Then there’s Tyler Anderson, who has much the same story with a surprising 10-1 record and 2.96 ERA but little postseason pedigree. He has appeared in only two career playoff games.

Surely the rotation will be greatly enhanced with postseason ace Walker Buehler returning from an elbow injury and brilliant young Dustin May returning from elbow surgery. But while both are expected in September, the Dodgers can’t reasonably factor them into their October plans.

“Two guys who sustained serious injuries, I don’t think anyone can bank [on] it,” Roberts said of her return. “But that’s sort of our hope, I think.”

You must do more than hope. You need to strengthen yourself. Above all, they must remember it.

Last season’s inspiring postseason victories against the St. Louis Cardinals and Giants were wiped out by an incipient pitching meltdown in the NLCS against the Braves. With Kershaw injured and Urias confused by his erratic deployment, they basically had Max Scherzer, Buehler and the Bullpen.

Scherzer was out, Buehler was burned out, and the Braves won the series against a Dodgers team that used Corey Knebel and Joe Kelly as starters.

Granted, the Dodgers bosses mishandled the whole mess, and the Giants’ five-game streak exhausted the Dodgers before they even set foot in Atlanta, but the team never recovered from not pitching enough would have.

That can’t be an excuse this year. You can see it coming. You know what to expect. They have the prospect of fattening their rotation, so they must capitalize on it. These are the same kids – the Diego Cartayas of the world – that everyone is touting as currency for a deal for Juan Soto.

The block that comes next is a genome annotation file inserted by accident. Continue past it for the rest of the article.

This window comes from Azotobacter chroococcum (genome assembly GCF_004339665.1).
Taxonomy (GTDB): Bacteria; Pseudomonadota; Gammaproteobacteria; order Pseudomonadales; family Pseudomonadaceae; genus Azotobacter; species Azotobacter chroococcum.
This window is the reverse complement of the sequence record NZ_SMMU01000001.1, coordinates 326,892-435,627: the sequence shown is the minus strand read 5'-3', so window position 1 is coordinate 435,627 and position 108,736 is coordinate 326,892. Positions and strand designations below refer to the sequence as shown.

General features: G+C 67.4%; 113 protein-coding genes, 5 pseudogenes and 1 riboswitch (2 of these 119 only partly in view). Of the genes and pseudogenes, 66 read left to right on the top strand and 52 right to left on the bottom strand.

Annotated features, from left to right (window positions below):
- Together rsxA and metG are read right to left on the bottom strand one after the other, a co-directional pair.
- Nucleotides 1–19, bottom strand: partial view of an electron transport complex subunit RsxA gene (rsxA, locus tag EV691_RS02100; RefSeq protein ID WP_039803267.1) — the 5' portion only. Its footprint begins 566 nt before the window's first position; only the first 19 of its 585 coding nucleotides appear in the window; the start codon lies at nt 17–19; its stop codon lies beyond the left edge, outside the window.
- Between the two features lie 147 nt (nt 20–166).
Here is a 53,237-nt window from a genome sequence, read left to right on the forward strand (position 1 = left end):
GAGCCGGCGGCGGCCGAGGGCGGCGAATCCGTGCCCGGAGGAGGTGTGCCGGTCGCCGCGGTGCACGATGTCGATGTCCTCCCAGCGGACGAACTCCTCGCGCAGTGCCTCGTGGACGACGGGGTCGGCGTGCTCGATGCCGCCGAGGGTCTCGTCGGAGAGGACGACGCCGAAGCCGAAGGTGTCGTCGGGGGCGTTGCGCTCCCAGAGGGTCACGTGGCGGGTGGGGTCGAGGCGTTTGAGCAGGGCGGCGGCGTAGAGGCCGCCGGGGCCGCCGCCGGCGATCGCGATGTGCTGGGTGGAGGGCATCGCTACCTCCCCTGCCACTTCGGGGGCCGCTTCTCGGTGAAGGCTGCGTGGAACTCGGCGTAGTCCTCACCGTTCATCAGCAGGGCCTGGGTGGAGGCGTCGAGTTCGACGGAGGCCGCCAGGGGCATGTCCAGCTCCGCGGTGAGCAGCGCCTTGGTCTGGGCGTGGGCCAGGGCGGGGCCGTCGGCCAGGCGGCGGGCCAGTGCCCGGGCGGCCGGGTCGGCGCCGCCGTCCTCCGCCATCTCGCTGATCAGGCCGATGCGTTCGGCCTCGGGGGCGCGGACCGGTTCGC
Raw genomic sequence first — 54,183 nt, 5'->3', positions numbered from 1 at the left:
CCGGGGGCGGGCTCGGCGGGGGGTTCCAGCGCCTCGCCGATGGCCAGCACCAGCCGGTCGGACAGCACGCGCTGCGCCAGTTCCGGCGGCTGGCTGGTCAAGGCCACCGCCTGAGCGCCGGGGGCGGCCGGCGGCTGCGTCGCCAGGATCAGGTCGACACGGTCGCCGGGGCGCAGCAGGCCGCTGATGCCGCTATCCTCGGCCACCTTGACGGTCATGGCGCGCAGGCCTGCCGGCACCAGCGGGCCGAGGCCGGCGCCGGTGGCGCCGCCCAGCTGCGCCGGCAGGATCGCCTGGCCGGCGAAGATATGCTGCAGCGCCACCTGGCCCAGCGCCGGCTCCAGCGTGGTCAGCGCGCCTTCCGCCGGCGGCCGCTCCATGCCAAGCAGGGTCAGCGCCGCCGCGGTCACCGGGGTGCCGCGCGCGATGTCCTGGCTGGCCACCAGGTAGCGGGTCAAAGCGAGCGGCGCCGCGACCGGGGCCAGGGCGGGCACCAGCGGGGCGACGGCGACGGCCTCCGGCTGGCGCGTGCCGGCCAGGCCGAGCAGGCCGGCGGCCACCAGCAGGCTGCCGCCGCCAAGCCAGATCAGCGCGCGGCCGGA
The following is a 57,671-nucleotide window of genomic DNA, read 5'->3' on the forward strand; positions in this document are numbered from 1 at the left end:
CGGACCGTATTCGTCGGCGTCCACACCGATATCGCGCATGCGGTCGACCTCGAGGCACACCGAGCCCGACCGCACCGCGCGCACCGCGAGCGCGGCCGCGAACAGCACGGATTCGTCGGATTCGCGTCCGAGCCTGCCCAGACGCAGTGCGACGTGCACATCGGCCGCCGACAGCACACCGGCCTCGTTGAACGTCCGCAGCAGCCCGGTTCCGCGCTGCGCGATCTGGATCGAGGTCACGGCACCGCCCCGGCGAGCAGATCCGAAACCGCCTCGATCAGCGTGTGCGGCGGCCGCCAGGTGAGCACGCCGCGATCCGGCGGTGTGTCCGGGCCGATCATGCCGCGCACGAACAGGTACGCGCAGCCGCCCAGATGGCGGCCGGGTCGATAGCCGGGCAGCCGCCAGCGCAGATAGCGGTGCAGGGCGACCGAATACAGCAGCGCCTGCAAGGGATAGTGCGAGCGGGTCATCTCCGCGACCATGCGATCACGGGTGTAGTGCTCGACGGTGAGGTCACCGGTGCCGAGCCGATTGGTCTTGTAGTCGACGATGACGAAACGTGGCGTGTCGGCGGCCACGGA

Again right idea, wrong player.

Luis Castillo is a 29-year-old right-hander who has had a career 3.62 ERA in six seasons for the terrible Cincinnati Reds. Last but not least, the guy knows how to fight his way through adversity.

This season is his best, a 2.77 ERA in 13 starts with 82 strikeouts in 78 innings. He’s likely traded because the Reds are rebuilding and he’s coveted throughout baseball, but few teams can offer young talent like the Dodgers.

I’m guessing they have their eyes, computers, and radar guns on Castillo, and they’re more likely to hunt him down than go after Soto.

“Our guys are always trying to find ways to get better,” said front office officer Roberts. “So if there’s an opportunity to do better on the pitching front, we’ll act on it.”

Roberts stressed his confidence in his current starting team and stated he was ready to stretch run with them.

“What we have in the space, I believe in every one of these guys,” he said.

It’s one thing to believe and another to know, and the Dodgers know it.

Juan Soto is nice. Luis Castillo is a necessity. Column: Luis Castillo, not Juan Soto, must be Dodgers’ trade target